With the addition of the Advanced Sports class, taught by Anderson, many athletes take almost an hour-and-a-half out of their routine class schedule to lift weights.
“It’s a contributing factor, but we’ll see how it works later on since we’re only in the beginning of the year,” said Anderson in reference to Advanced Sports.
Mack senior, Rahquille Menefee- a 250-plus pound offensive guard and defensive end- grinned about weight training. “It gives me the greater advantage so then I can overpower everybody in my face. It gives me a mental edge, too.”
“This year’s new quarterback, Kevin (Davidson), who is also a transfer student, outsizes any Mack quarterback from the past three years,” said Anderson. “The Warriors are something stronger, something a little bit new, but with just as much talent.”
Why “Licks” was powerful: it’s based on a true story
by Janaya Andrews
It was no ordinary Friday afternoon at McClymonds, as 25 students and community members talked to the Berkeley director who filmed the award-winning “Licks.” He was with two of the actors, who both grew up in the Lower Bottoms.
The event was organized by Alternatives in Action and featured a panel on “manhood.”
“The movie shifted between humor and sadness and anger,” said freshman Dazhane Labat, who attended the event. “It had moments of redemption; like when the baby is brought to a family to save him from his drug-addicted mother.”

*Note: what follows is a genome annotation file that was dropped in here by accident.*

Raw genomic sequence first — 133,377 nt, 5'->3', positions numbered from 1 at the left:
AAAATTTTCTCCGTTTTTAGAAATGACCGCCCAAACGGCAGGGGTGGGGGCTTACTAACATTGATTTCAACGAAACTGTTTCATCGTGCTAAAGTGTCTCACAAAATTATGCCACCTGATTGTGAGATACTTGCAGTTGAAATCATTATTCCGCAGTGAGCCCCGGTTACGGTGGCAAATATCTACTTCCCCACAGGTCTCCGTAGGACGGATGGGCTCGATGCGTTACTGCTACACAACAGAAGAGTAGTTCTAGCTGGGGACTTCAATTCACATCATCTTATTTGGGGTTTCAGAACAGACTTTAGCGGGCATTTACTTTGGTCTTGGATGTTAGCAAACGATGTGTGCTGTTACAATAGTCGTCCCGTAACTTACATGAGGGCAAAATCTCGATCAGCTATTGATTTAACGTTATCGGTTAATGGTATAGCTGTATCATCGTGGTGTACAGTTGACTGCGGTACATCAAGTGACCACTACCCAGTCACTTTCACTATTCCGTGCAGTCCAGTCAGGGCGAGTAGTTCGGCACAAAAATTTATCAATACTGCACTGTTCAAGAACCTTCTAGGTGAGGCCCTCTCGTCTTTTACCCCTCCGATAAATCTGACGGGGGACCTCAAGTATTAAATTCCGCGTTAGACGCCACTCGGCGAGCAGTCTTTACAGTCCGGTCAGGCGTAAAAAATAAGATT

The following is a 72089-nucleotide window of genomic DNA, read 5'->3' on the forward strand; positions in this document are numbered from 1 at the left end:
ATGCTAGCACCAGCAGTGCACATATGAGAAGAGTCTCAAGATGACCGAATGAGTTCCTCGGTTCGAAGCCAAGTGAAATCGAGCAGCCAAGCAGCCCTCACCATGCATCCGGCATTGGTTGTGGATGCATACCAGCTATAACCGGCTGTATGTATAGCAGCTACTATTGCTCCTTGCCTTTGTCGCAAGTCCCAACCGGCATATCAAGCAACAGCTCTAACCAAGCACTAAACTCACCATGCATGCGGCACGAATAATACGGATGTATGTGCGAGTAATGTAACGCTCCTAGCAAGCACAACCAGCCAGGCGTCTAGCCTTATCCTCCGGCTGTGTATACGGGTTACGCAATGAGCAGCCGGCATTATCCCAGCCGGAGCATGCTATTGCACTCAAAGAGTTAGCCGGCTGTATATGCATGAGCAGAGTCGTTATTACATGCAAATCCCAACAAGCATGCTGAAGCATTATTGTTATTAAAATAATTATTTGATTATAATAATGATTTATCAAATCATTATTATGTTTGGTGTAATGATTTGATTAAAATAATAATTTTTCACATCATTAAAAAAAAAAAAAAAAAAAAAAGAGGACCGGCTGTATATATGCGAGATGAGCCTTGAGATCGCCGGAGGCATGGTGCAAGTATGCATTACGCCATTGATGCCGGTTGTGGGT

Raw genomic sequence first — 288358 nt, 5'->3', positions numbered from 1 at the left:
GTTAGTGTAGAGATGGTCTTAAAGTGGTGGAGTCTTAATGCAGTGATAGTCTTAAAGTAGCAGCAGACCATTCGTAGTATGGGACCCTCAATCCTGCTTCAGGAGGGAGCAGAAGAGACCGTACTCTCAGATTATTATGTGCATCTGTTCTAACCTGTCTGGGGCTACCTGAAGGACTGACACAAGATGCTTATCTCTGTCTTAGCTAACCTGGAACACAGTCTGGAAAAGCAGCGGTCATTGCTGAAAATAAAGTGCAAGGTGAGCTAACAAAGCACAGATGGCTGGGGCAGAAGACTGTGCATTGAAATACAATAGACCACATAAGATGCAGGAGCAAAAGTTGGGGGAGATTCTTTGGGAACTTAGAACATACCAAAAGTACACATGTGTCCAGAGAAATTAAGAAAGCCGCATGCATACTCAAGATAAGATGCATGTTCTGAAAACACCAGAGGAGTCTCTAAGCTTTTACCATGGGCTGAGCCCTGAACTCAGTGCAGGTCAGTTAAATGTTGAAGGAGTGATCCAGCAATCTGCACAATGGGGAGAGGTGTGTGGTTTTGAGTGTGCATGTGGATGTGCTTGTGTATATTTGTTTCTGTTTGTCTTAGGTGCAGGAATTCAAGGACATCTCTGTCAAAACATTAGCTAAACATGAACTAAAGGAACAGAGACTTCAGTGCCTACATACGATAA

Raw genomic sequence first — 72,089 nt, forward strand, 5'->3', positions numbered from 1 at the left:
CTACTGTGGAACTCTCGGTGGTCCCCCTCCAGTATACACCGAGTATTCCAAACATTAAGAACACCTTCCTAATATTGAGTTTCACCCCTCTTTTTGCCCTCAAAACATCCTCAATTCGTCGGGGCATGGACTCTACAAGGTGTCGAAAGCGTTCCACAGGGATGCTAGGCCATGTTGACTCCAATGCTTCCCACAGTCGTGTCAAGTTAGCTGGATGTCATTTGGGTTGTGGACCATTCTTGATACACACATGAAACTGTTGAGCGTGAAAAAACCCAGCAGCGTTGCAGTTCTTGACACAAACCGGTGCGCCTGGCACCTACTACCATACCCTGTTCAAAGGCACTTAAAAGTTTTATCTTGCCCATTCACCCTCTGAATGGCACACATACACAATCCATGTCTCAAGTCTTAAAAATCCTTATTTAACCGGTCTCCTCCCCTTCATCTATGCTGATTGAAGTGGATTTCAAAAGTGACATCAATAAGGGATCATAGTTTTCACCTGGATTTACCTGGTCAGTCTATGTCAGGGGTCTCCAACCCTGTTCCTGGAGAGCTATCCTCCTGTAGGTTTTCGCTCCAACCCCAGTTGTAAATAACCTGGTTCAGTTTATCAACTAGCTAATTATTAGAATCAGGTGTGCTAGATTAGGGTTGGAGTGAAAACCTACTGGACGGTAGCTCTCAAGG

The movie hit home. It actually shows us teenagers how life is in Oakland and how things work out; with the realistic scenes of places you know, and dialogue that rings true, you recognize how the hood works.
The movie follows guy named “D”, as he moves back to his hometown Oakland where he was charged with robbing a store and wielding a gun.
The most compelling scenes centered on personal relationships. At home with his girlfriend, she told him,”Promise me you wont hit up no more places. His response: baby, look i’m with you now and she expresses her doubts and warns him not to bring back his stolen merchandise.”
In his oustside life, friends become more prominent, asking him, “Are you ready to go make hit this lick.” He answers, “Yea, man let’s go to their approval, “alright that’s my boy.”
Minutes later, they drove to a meat market and went in the store with a black masks on. Then they told the store clerk to get on the floor; they held his head down on the counter making sure he couldn’t get a good look at their faces.
“Licks” touched us all, because of the real hard times we face and the choices we make: the film shows, with great compassion, that thugs have problems with money and only rob because they are trying to get money for their families.
For Jonathan Singer-Vine, a 24-year-old writer and director who was born and raised in Berkeley, California, “Licks” is his first feature film. It opened in Oakland’s Parkway Theater in November and won several awards.
He said the film was aimed at 16-year-olds because they will understand how and why the movie was made and its real message.
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Posted in Commentary, community, Gangs, Lower Bottoms, opinion, School News, Trends, violence, West Oakland, Youth
Tagged film, Jonathan Singer-Vine, Licks, Lower Bottoms, manhood panel, McClymonds, youth